Whether reading a good book or listening to one, individuals enjoy the ability to feel connected to characters, to experience wide-eyed surprise as a character dies and cringe as the murderous details unravel. This is the first time the U.S. is participating in World Book Night—a nonprofit started last year in the U.K. to get […]
Whether reading a good book or listening to one, individuals enjoy the ability to feel connected to characters, to experience wide-eyed surprise as a character dies and cringe as the murderous details unravel.
This is the first time the U.S. is participating in World Book Night—a nonprofit started last year in the U.K. to get people excited about good books and the experience of reading them.
According to Stacie Williams, in-store WBN coordinator for Boswell Book Company on Downer, 6,000 towns and cities are participating with roughly 25,000 volunteer givers handing out half a million books nationwide.
When it comes to giving away literary works of art, Milwaukee is the fourth-largest giver city in the nation with 164 people located around the city and suburbs dispersing books to those not easily able to obtain them.
Some givers are handing out books to young college students at Alverno, while others are standing on street corners, riding buses, visiting women’s centers or swinging by soup kitchens.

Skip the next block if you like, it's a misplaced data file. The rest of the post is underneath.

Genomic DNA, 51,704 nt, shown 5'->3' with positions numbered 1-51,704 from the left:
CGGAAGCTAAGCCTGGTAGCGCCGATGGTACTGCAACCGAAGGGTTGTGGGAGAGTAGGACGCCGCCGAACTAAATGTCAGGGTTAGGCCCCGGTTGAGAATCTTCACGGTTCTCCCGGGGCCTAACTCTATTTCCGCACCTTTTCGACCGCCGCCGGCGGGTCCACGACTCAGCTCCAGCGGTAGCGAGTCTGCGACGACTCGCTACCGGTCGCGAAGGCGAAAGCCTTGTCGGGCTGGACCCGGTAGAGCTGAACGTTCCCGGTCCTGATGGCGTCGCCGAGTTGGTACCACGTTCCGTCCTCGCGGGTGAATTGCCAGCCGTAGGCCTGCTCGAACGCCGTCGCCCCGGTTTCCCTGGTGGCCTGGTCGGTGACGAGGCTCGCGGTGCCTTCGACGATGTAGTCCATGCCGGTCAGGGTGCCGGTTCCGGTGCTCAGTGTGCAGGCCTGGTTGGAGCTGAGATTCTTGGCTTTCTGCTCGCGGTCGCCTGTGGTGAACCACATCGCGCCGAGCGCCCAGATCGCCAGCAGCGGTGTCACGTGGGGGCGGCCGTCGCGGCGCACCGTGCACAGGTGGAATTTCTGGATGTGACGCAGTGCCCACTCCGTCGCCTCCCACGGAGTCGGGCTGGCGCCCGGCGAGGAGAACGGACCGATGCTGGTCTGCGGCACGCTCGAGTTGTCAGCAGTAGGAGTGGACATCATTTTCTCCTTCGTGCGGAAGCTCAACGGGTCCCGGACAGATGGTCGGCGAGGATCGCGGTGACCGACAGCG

“The givers are going to be focusing on light readers. So people who can hop down to the bookstore and buy whatever book they want — it’s not for them,” Williams says.
Last Thursday night Boswell held a reception for their volunteer givers featuring five local authors reading passages from five of the 30 books chosen for the WBN giveaway. Givers received their books and certificates of appreciation for volunteering.
Giver and Vietnam Veteran Bill Christofferson found participation in this event a no-brainer. “It’s an amazing concept,” says Christofferson. “I signed up as soon as I heard about it.”
Christofferson is handing out Tim O’Brien’s book, The Things They Carried, at a homeless shelter run by Veterans for Peace for homeless, low income and at-risk veterans.
“I’m hoping it might inspire some of them to read more, or to be willing to share more of their own stories about their service,” Christofferson says.
Lauren Fox, author of Friends Like Us, read a passage from The Namesake by Jhumpa Lahiri and says she chose the passage because “it marries the universalities of the experiences of immigration and assimilation with such a specific, moving, funny and artfully rendered story.”
She says, “It was lovely to read a passage from one of my very favorite books in front of an audience of volunteers who were all there to celebrate and spread the joy of reading. What could be better?”